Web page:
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Journey to Flushe-Arrez

After working all summer in Rreshen and seeing very little of Albania, apart from the occasional trip to Tirana it was decided that I would go to visit our other main centre halfway up the northern mountains in Fushe-Arrez (literally “Field of Wal nuts”). It was also decided that I would go on the public bus, bearing in mind my increasing confidence in getting about and an improvement in my language ability.

Unfortunately the bus did not leave from the centre of Rreshen, as the main Tirana- Kukes road turns north just before reaching Rreshen. I walked with my bag to the main road, where I could catch the bus. I had dressed down, in an attempt to blend in a little better (this never actually works, people can always tell that you are foreign, although it is still good practice as it reduces the amount of undue attention that you receive). I waited with a small group of people for quite a while looking down the valley for the bus.

The bus finally came up the valley, although describing it as a bus was a compliment. It was rickety and rusty and falling apart and, even worse, it was absolutely packed with people. It stopped but it was very clear that the driver had no intention of letting anyone get on; he had only stopped to drop people off. However I was very insistent about getting on and I climbed onto the step. People already on the bus wrapped their arms around me and held me on as the door closed behind me. We were off.

The interior of the bus was like some disaster scene. Parts of the bus were hanging off, someone was carrying a fireplace and there were several sacks of potatoes as well as some chickens. The road was very bumpy and if it hadn’t been for the crowd of people I would have been thrown about all over the place. A little further along the road the bus stopped again and some people got off. I was finally able to get onto the bus properly. With no alternative I upended my holdall and sat on it in the central aisle. Another stop further on and I was finally able to get a seat, after clambering over the potatoes first. The man in the next seat was wearing a Russian hat and he was the spitting image of Boris Yeltsin.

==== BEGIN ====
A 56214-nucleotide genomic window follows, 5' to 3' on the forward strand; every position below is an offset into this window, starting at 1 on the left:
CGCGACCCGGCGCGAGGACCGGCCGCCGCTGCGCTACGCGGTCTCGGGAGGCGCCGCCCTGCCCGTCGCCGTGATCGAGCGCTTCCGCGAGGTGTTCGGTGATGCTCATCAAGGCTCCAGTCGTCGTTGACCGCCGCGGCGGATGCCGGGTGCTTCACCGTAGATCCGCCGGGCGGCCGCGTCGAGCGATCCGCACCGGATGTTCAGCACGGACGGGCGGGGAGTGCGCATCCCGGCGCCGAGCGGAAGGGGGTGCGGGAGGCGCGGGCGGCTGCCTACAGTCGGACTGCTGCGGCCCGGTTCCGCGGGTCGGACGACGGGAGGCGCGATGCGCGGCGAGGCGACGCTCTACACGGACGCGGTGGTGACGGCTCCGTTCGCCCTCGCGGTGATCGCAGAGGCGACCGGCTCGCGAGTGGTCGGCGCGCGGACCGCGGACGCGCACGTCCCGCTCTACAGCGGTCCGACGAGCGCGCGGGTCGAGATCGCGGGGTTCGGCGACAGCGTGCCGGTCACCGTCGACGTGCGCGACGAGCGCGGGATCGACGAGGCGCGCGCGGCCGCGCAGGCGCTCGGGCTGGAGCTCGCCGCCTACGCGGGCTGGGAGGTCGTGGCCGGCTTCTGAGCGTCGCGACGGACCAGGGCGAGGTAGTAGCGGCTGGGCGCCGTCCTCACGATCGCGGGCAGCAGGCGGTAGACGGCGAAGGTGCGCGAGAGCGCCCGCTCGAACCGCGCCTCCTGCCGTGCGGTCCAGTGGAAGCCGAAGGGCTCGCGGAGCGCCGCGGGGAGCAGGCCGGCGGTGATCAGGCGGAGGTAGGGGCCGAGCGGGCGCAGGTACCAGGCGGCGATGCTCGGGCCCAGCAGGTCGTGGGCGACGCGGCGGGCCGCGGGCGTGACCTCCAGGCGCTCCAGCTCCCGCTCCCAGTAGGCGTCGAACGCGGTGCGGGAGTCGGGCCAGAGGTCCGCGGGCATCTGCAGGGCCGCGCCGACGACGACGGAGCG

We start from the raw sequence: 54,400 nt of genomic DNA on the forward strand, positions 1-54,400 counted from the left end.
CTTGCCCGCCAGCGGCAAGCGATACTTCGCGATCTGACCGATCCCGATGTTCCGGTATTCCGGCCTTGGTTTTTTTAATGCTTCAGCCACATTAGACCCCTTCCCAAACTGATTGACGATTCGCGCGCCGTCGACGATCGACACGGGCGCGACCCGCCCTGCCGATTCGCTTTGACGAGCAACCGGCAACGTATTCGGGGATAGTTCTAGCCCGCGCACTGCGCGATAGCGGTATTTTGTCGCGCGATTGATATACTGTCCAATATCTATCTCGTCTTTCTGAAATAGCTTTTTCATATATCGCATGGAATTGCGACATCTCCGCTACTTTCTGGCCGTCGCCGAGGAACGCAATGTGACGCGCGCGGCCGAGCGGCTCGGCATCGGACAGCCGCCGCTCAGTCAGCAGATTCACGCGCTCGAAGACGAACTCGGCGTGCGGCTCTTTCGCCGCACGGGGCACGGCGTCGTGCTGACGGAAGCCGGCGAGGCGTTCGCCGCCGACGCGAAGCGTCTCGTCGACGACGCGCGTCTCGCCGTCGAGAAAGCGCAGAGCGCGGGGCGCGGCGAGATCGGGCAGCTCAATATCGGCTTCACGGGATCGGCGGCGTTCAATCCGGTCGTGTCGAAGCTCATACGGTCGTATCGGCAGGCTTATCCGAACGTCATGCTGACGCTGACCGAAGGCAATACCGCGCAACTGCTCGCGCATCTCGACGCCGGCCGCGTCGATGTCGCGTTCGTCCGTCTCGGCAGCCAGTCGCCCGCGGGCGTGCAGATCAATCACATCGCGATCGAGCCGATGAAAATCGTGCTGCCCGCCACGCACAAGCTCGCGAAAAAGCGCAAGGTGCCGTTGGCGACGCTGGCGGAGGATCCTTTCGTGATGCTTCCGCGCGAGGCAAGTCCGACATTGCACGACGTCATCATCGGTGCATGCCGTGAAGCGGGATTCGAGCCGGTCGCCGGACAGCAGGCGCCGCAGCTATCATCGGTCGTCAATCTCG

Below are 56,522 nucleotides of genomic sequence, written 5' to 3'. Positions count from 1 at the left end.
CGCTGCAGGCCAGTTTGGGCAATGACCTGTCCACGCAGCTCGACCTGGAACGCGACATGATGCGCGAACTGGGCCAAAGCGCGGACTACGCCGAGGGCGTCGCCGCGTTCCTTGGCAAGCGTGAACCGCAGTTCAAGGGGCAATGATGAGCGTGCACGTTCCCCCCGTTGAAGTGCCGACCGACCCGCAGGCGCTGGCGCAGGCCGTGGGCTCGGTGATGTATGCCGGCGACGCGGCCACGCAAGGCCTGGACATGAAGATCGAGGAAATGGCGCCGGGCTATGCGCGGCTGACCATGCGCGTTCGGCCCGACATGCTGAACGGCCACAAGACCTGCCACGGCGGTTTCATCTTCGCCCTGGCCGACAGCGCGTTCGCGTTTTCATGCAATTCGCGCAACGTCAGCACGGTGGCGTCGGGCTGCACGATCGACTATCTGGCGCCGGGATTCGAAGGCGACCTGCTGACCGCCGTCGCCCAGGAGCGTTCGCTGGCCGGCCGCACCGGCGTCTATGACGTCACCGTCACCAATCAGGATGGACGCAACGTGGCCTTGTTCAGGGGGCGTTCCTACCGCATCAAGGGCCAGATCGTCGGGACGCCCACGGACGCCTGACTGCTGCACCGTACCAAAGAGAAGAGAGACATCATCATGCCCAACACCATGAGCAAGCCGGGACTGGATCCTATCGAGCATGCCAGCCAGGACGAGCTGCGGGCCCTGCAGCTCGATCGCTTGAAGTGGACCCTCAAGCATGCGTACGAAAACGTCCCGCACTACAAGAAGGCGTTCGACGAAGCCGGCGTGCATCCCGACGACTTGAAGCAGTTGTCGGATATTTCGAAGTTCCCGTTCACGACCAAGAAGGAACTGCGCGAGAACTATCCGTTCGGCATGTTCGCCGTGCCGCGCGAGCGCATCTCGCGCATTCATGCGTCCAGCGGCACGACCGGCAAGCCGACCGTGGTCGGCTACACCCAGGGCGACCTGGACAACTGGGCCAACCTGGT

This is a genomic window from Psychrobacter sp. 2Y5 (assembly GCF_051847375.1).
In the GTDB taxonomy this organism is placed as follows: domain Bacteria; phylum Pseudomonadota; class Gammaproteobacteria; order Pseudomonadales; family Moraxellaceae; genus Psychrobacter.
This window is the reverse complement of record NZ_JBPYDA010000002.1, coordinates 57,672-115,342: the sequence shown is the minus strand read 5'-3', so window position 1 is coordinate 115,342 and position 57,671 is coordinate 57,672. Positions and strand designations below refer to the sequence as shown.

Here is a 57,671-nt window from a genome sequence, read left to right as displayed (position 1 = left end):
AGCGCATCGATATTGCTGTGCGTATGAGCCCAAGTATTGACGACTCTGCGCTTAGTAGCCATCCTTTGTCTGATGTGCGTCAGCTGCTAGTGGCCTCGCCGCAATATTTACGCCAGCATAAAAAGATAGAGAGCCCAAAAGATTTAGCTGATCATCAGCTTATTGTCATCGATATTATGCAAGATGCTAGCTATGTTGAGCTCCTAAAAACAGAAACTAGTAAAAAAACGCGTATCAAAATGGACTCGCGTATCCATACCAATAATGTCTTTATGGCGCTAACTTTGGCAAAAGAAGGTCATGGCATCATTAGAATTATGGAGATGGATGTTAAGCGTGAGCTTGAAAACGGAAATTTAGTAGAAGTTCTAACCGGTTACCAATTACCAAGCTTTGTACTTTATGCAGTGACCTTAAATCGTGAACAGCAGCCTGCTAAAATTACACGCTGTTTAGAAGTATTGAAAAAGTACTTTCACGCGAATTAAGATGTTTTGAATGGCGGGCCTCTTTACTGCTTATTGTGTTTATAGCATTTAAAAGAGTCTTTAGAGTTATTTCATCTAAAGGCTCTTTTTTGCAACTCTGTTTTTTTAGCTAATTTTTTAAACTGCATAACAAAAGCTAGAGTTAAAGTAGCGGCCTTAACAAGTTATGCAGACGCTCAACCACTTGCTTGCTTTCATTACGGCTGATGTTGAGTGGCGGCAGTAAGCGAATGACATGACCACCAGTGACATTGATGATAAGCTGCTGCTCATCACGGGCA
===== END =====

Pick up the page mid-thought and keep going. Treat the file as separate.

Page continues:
The seat was comfortable but a little bouncy. Disconcertingly there were holes in the floor of the bus near my feet and I could see the road passing underneath. ‘Boris’ and I soon struck up a conversation in Albanian and he proceeded to tell me about his family and where he lived.

At one point the bus stopped and reversed and then shunted forward again before continuing. The bend had been so tight in the road that this was the only way around it. This also caused some alarm as it was high up in the mountains with a precipice on one side and a wall of rock on the other. One error and we would have crashed into the mountainside or fallen off the edge. At another point there was a hole blown in the road and I could see the bottom of the valley through the holes in the bus! The local roads ministry had blown up the road in an attempt to get funding to repair the road with.

And so we proceeded for three hours deeper and deeper into the Albanian mountains, with the road surface getting worse and worse. Finally the bus arrived in Fushe-Arrez and it was a relief to get off the bus although it was now dark. I didn’t know where I was going and had to locate the “English Flat”.

“Ku eshte shtepi Anglais?” I asked to a multitude of blank stares.

“Une e di, une e di.” Finally someone came forth from the crowd and led me to the place I was looking for. After a long time on the road it was wonderful to be in the company of people I knew.

Richard Horton
FELBERG branch in Częstochowa

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